Friday, October 01, 2004

The Presidential Debate (I): Foreign Policy

Most of you know that the first of three debates between the Republican and Democratic candidates for President of the United States took place last night. For what it's worth, here's my contribution to the discussions now taking place.

The first question, for some bizarre reason, is always to ask, "Who won?" Not that it was a real debate, mind you; but rather, the question of the winner is based on an evaluation of which person made the better impact. But, in the absence of a clear and decisive event -- either an incredibly brilliant presentation, or an incredibly terrible gaffe -- such a decision is highly subjective. Last night's debate had neither brilliance or disasters.

Some commentators, beginning immediately after the debate had ended, were awarding the "victory" to Sen. John Kerry, the nominee of the Democratic Party. I must admit that he came off better, at least initially, than I had expected, based upon what I had seen from the small part of the Democratic National Convention, and the sound bites on the news from the campaign trail. For at least the first part of the debate (say, the first 30 minutes), he spoke with a clarity that seemed almost uncharacteristic. President George W. Bush, however, was clearly not as polished in his style; but I felt that he believes what he is saying -- and I didn't get the same "read" from listening to Sen. Kerry. I found, and find, myself wondering if people are going to make their decisions, not on the basis of what was said, but rather on how it was said.

At one point, Sen. Kerry accused the President of having sent soldiers into combat without the best equipment, such as body armor to protect them. "Strange," I thought, as I seem to recall that Sen. Kerry voted against the appropriation that supplied that armor to our troops. Sen. Kerry also said, more than once, that, regarding the decisions to go to war, especially in Iraq, he "would have done better." Unlike Presidnet Bush, however, he gave no details of his "plan to end the war." I also recall candidate Nixon making the same claim with regard to the war in Vietnam; he also had a "secret plan" to end the war.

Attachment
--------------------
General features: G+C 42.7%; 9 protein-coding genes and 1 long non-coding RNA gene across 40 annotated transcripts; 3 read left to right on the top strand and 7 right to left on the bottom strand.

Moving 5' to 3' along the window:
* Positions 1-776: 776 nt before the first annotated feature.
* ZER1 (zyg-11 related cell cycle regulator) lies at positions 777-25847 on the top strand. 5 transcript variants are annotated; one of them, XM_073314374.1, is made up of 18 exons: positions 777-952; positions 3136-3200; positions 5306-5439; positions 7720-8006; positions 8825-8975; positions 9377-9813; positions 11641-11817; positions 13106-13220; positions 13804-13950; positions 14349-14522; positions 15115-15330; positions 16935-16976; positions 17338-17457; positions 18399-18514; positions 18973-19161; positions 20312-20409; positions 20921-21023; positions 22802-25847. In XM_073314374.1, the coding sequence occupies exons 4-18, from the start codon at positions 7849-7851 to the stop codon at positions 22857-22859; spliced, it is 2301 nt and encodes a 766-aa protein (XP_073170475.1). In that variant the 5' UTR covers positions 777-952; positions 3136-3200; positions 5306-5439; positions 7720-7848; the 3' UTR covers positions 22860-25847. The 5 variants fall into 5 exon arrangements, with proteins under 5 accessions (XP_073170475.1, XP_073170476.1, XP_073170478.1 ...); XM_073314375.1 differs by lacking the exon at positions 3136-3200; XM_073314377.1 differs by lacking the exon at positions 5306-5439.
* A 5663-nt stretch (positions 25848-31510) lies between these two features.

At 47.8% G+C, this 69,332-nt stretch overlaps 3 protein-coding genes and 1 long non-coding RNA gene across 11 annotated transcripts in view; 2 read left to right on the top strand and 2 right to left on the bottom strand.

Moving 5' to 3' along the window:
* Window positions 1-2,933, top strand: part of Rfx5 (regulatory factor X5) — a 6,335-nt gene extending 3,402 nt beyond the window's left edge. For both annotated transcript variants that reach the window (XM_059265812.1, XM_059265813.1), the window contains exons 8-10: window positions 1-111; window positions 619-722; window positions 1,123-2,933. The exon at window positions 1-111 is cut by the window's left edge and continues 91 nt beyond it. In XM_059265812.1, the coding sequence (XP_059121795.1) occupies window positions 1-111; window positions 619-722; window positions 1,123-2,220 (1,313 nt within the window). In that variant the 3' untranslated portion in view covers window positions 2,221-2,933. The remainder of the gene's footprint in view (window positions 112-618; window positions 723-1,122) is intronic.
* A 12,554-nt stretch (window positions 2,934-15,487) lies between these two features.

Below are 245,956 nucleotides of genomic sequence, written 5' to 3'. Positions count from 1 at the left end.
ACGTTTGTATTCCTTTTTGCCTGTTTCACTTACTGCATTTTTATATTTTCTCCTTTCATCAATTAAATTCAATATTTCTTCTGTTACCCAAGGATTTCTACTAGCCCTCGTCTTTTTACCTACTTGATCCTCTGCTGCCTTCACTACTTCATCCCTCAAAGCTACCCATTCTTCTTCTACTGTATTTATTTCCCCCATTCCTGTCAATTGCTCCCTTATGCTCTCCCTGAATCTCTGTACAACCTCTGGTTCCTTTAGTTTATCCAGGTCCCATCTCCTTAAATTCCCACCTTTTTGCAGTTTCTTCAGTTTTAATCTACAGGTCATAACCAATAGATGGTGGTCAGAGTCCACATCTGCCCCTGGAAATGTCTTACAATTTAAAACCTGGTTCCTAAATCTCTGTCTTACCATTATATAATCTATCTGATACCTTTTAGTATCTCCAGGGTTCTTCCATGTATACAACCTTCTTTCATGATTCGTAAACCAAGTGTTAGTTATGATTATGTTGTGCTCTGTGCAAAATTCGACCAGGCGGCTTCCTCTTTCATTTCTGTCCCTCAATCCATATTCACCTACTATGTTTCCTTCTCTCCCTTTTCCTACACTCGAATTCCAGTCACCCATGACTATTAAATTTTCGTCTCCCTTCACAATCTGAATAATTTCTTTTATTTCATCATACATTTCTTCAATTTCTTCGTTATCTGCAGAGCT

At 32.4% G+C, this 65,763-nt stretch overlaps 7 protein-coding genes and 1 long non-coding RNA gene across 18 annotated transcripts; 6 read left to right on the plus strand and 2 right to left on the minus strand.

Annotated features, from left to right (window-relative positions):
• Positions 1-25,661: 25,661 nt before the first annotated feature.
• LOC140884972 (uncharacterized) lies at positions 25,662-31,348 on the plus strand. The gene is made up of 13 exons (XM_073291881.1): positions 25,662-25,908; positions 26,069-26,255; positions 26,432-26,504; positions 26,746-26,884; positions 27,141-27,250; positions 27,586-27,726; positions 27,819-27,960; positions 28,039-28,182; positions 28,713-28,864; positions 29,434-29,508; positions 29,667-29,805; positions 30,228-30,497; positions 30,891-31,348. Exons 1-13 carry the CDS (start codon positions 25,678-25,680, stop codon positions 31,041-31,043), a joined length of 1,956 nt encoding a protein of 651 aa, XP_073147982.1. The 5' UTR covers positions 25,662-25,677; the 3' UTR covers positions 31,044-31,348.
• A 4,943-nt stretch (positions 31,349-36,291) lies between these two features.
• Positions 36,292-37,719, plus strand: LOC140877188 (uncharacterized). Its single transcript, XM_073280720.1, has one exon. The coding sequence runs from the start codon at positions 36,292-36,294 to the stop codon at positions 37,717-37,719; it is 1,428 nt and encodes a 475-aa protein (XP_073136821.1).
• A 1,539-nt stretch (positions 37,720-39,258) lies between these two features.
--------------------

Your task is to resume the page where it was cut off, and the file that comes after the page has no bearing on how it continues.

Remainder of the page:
Well, I could say more; but much of the "bottom line" for me is that I still don't know when the "real" Sen. Kerry is speaking, or where he stands. Sure, right now, he's opposed to the war in Iraq; but I don't think he can truly have a plan to capture Osama bin Laden, as he claims; or that he grasps the terrorist threat to our national safety and security. I think placing any decision about possible action against terrorists on hold, pending the approval of the United Nations, would be a disastrous mistake. I almost laughed at his, "I will hunt down and kill any terrorists" statement -- I just don't believe him to have such a resolve.

I do not think that President George W. Bush is perfect; or even that he will one day be considered among the greatest of our Presidents. But, when it come to foreign policy, I am far more inclined to prefer the course he has followed than that suggested by his opponent. Maybe the polish was lacking; but, for me, the first round goes to President Bush.

Two debates remain...